The course setup for Le Golf National is distinctly retro.
As in, the loathsome injury-thick rough of the 70s, 80s and 90s that no one misses. Yes, the landing areas are generous enough at their widest spots—35 yards—but many of the holes feature water down one side, hack-out rough on the other side. The Forecaddie with details and photos.
Philosophically, I’m not sure how intentional the effect is to offset the Americans’ distance advantage off the tee, but like most, have my doubts. The strategy could backfire for Europe with players like Jon Rahm and Rory McIlroy, who thrive off hitting driver.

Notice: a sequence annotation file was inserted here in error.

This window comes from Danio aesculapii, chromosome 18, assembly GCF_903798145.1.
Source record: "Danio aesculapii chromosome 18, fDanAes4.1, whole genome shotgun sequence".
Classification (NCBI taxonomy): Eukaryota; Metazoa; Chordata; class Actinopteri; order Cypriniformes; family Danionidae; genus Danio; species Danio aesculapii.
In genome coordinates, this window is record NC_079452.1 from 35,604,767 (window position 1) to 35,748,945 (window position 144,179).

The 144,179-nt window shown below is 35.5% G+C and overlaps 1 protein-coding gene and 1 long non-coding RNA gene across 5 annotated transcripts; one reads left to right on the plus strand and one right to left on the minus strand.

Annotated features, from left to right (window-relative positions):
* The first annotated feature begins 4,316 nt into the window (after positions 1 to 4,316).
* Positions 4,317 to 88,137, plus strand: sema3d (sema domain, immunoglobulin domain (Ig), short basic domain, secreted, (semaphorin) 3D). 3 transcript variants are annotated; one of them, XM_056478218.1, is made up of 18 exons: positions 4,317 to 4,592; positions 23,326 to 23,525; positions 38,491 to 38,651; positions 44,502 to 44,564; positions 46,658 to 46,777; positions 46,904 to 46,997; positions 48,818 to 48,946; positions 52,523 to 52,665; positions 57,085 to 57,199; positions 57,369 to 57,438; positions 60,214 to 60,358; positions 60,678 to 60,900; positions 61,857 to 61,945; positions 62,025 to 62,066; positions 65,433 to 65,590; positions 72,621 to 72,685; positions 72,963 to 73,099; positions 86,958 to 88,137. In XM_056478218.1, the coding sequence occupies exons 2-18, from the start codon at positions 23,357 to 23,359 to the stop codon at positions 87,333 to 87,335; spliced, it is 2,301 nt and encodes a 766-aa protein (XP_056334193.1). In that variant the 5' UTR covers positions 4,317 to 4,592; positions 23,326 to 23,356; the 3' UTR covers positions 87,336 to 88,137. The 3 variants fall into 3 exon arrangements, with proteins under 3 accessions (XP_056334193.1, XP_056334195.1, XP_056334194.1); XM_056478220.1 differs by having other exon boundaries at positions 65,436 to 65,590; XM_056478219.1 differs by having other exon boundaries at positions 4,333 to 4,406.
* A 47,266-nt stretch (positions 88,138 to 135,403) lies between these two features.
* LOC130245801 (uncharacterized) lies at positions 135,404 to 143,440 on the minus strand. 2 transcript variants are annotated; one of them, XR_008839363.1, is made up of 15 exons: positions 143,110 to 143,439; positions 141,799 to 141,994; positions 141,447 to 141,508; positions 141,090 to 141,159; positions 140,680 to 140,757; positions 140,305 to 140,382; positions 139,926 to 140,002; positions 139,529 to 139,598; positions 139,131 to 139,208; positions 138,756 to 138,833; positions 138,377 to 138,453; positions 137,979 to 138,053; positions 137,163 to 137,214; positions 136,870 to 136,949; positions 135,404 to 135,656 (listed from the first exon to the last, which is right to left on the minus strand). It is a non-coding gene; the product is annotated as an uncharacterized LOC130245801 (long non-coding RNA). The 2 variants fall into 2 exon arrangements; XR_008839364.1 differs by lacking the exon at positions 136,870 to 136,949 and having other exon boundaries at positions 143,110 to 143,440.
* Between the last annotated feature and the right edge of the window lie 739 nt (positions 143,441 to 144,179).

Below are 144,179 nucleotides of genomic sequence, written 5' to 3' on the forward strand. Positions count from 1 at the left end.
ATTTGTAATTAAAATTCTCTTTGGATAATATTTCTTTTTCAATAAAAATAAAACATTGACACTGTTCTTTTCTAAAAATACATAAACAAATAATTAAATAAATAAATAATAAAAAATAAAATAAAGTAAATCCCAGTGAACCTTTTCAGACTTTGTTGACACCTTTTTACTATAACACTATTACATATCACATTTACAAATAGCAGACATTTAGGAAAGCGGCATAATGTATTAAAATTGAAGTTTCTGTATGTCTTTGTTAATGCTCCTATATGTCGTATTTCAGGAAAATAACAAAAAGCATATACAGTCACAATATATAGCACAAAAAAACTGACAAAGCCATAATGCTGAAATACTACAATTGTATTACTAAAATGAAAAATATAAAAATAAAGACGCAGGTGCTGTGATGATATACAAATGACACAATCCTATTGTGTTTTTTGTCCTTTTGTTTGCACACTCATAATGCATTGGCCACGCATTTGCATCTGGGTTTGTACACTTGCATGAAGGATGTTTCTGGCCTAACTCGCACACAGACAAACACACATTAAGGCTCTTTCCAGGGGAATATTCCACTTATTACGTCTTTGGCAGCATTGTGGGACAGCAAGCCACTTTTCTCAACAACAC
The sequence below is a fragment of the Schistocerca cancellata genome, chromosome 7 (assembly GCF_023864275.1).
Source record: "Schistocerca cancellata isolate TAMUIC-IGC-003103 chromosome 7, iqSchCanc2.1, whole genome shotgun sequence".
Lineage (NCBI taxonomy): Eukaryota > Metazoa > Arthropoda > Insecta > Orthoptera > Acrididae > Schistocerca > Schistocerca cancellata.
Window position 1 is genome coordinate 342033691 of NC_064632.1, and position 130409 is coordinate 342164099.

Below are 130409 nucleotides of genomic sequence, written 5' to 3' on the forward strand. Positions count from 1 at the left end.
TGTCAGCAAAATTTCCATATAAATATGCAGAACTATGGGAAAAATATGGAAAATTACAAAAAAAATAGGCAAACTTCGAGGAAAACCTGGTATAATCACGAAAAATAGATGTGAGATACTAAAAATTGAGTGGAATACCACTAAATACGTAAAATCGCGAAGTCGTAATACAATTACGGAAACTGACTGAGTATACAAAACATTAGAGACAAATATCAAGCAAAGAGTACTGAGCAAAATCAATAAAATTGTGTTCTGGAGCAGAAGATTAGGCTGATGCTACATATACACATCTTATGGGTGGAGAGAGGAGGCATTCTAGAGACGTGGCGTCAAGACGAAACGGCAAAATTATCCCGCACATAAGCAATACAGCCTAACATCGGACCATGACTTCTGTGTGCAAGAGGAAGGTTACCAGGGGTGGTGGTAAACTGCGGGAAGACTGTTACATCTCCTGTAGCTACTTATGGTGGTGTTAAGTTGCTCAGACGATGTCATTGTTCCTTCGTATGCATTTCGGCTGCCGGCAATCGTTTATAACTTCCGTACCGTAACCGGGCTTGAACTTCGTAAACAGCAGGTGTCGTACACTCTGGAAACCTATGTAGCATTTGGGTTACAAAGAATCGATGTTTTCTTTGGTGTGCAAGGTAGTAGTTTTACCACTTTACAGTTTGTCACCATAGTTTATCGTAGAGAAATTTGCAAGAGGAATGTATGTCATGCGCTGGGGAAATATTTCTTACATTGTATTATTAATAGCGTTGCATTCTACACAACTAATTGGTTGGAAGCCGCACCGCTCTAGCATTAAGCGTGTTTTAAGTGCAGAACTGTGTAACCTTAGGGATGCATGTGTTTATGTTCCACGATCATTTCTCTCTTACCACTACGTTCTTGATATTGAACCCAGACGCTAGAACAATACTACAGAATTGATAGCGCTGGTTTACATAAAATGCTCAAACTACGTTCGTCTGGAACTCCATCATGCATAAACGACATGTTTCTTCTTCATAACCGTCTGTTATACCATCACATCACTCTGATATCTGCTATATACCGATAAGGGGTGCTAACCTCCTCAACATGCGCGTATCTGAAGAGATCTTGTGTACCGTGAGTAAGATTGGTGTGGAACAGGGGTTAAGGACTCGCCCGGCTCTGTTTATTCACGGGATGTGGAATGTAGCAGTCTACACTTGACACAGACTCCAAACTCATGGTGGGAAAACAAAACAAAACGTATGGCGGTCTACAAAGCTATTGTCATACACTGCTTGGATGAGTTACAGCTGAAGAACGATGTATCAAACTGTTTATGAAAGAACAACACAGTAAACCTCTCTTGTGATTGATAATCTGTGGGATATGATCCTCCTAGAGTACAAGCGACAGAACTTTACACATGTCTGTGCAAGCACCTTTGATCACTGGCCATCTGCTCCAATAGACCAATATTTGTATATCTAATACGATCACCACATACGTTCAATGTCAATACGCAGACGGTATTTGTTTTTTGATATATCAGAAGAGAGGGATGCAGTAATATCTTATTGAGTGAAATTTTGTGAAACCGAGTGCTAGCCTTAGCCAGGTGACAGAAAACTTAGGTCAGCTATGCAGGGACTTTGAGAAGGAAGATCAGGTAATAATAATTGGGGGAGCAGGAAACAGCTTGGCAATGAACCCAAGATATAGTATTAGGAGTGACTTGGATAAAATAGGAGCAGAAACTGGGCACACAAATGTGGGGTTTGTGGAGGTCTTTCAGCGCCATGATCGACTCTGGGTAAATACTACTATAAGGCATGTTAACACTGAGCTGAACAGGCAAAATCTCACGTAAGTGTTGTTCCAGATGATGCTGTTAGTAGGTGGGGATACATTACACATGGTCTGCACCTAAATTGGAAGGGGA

As a spectacle, the rough off the fairways is trimmed enough that we should see some strategic dilemmas, but any more than 10 yards off the fairway will force automatic layups and take away some of risk-reward intrigue posed by Le Golf National’s plethora of water hazards.